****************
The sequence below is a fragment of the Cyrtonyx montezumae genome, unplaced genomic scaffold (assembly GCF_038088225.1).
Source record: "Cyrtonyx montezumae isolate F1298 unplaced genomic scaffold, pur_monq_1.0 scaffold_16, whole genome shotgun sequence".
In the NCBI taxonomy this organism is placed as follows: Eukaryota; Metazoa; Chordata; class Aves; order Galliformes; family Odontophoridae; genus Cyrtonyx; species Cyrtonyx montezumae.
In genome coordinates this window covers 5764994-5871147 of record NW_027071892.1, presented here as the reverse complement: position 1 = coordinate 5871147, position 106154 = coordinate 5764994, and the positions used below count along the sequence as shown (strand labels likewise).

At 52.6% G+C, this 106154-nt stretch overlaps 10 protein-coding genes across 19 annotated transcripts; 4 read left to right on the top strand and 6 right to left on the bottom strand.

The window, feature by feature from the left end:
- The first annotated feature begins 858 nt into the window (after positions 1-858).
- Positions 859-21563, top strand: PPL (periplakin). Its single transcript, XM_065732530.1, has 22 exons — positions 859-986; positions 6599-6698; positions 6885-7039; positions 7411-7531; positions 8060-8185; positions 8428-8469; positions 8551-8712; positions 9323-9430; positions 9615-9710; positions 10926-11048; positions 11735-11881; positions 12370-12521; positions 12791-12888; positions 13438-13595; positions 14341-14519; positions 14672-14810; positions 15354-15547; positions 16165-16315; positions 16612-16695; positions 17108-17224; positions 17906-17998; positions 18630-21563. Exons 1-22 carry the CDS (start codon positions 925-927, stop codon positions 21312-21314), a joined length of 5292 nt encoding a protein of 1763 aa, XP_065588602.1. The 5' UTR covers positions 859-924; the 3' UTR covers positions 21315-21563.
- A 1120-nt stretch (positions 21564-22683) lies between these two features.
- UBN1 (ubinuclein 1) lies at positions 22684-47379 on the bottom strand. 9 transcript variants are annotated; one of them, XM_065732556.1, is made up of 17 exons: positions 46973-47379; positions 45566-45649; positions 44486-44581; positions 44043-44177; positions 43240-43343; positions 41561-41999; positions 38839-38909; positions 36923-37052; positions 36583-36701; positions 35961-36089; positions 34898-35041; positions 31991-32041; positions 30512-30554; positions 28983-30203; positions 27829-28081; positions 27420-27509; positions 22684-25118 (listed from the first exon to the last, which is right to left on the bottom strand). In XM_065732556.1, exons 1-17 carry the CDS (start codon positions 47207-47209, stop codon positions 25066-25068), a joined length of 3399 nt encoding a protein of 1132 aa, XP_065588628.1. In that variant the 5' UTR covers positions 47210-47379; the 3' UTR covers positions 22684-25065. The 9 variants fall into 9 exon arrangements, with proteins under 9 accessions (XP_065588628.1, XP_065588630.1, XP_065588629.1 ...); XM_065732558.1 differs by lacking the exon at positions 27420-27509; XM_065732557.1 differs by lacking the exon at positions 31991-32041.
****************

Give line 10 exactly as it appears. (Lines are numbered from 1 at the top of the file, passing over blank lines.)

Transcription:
- UBN1 (ubinuclein 1) lies at positions 22684-47379 on the bottom strand. 9 transcript variants are annotated; one of them, XM_065732556.1, is made up of 17 exons: positions 46973-47379; positions 45566-45649; positions 44486-44581; positions 44043-44177; positions 43240-43343; positions 41561-41999; positions 38839-38909; positions 36923-37052; positions 36583-36701; positions 35961-36089; positions 34898-35041; positions 31991-32041; positions 30512-30554; positions 28983-30203; positions 27829-28081; positions 27420-27509; positions 22684-25118 (listed from the first exon to the last, which is right to left on the bottom strand). In XM_065732556.1, exons 1-17 carry the CDS (start codon positions 47207-47209, stop codon positions 25066-25068), a joined length of 3399 nt encoding a protein of 1132 aa, XP_065588628.1. In that variant the 5' UTR covers positions 47210-47379; the 3' UTR covers positions 22684-25065. The 9 variants fall into 9 exon arrangements, with proteins under 9 accessions (XP_065588628.1, XP_065588630.1, XP_065588629.1 ...); XM_065732558.1 differs by lacking the exon at positions 27420-27509; XM_065732557.1 differs by lacking the exon at positions 31991-32041.